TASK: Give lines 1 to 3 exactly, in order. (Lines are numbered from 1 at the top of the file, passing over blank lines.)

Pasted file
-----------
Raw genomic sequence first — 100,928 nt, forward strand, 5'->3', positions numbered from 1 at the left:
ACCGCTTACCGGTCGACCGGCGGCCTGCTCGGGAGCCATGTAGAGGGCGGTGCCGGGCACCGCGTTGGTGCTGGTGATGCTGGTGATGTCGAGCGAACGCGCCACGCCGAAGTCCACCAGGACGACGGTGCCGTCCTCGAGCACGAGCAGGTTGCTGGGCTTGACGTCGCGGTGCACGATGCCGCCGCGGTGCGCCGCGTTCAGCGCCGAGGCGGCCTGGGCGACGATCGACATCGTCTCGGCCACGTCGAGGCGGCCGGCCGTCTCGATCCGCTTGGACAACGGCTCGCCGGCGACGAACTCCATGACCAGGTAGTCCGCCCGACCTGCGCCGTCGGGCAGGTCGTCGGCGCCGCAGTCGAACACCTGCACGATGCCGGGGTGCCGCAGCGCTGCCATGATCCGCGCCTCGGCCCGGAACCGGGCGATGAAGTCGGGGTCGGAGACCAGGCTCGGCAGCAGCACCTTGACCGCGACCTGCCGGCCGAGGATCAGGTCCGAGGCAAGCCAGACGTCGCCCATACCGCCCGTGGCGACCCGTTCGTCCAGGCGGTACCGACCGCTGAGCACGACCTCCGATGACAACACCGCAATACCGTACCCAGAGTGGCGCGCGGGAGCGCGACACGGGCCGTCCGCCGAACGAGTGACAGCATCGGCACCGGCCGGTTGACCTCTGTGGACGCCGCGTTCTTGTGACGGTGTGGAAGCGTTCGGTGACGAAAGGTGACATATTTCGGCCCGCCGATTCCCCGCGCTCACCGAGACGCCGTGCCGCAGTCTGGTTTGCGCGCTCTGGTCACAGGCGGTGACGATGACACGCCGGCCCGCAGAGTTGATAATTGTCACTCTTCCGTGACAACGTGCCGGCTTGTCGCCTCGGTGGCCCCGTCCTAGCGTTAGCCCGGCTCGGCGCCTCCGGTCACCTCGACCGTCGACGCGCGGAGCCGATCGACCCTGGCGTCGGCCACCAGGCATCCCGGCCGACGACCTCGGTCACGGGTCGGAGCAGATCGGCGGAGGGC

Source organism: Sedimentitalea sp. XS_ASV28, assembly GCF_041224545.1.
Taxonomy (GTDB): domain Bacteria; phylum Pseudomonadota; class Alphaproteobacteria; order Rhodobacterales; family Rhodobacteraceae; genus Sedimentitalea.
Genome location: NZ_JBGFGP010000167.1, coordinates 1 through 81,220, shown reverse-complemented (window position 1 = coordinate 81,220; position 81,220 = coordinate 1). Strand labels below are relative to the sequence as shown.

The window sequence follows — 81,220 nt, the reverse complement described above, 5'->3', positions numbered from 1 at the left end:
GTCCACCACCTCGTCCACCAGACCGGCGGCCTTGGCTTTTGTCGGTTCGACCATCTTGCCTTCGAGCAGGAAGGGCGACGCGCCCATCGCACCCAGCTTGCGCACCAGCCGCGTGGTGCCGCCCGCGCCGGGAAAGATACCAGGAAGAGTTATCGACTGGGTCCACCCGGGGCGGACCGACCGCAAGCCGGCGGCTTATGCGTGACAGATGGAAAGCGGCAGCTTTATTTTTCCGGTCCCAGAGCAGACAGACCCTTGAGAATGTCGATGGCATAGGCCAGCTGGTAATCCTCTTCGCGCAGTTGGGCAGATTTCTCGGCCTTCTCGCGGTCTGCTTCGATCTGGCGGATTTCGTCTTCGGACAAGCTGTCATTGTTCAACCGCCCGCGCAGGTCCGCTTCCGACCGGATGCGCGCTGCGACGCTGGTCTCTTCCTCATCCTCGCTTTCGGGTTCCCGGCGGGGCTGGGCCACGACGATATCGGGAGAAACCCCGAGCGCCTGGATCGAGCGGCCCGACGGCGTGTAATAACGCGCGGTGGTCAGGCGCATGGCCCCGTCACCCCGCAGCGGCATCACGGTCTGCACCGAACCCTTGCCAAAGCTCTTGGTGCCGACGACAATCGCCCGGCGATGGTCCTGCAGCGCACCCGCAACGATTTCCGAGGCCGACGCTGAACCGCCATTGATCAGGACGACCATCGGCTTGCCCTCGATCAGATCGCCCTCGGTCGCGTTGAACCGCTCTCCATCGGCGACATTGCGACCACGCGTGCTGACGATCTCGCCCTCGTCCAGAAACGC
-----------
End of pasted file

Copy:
Raw genomic sequence first — 100,928 nt, forward strand, 5'->3', positions numbered from 1 at the left:
ACCGCTTACCGGTCGACCGGCGGCCTGCTCGGGAGCCATGTAGAGGGCGGTGCCGGGCACCGCGTTGGTGCTGGTGATGCTGGTGATGTCGAGCGAACGCGCCACGCCGAAGTCCACCAGGACGACGGTGCCGTCCTCGAGCACGAGCAGGTTGCTGGGCTTGACGTCGCGGTGCACGATGCCGCCGCGGTGCGCCGCGTTCAGCGCCGAGGCGGCCTGGGCGACGATCGACATCGTCTCGGCCACGTCGAGGCGGCCGGCCGTCTCGATCCGCTTGGACAACGGCTCGCCGGCGACGAACTCCATGACCAGGTAGTCCGCCCGACCTGCGCCGTCGGGCAGGTCGTCGGCGCCGCAGTCGAACACCTGCACGATGCCGGGGTGCCGCAGCGCTGCCATGATCCGCGCCTCGGCCCGGAACCGGGCGATGAAGTCGGGGTCGGAGACCAGGCTCGGCAGCAGCACCTTGACCGCGACCTGCCGGCCGAGGATCAGGTCCGAGGCAAGCCAGACGTCGCCCATACCGCCCGTGGCGACCCGTTCGTCCAGGCGGTACCGACCGCTGAGCACGACCTCCGATGACAACACCGCAATACCGTACCCAGAGTGGCGCGCGGGAGCGCGACACGGGCCGTCCGCCGAACGAGTGACAGCATCGGCACCGGCCGGTTGACCTCTGTGGACGCCGCGTTCTTGTGACGGTGTGGAAGCGTTCGGTGACGAAAGGTGACATATTTCGGCCCGCCGATTCCCCGCGCTCACCGAGACGCCGTGCCGCAGTCTGGTTTGCGCGCTCTGGTCACAGGCGGTGACGATGACACGCCGGCCCGCAGAGTTGATAATTGTCACTCTTCCGTGACAACGTGCCGGCTTGTCGCCTCGGTGGCCCCGTCCTAGCGTTAGCCCGGCTCGGCGCCTCCGGTCACCTCGACCGTCGACGCGCGGAGCCGATCGACCCTGGCGTCGGCCACCAGGCATCCCGGCCGACGACCTCGGTCACGGGTCGGAGCAGATCGGCGGAGGGC

Source organism: Sedimentitalea sp. XS_ASV28, assembly GCF_041224545.1.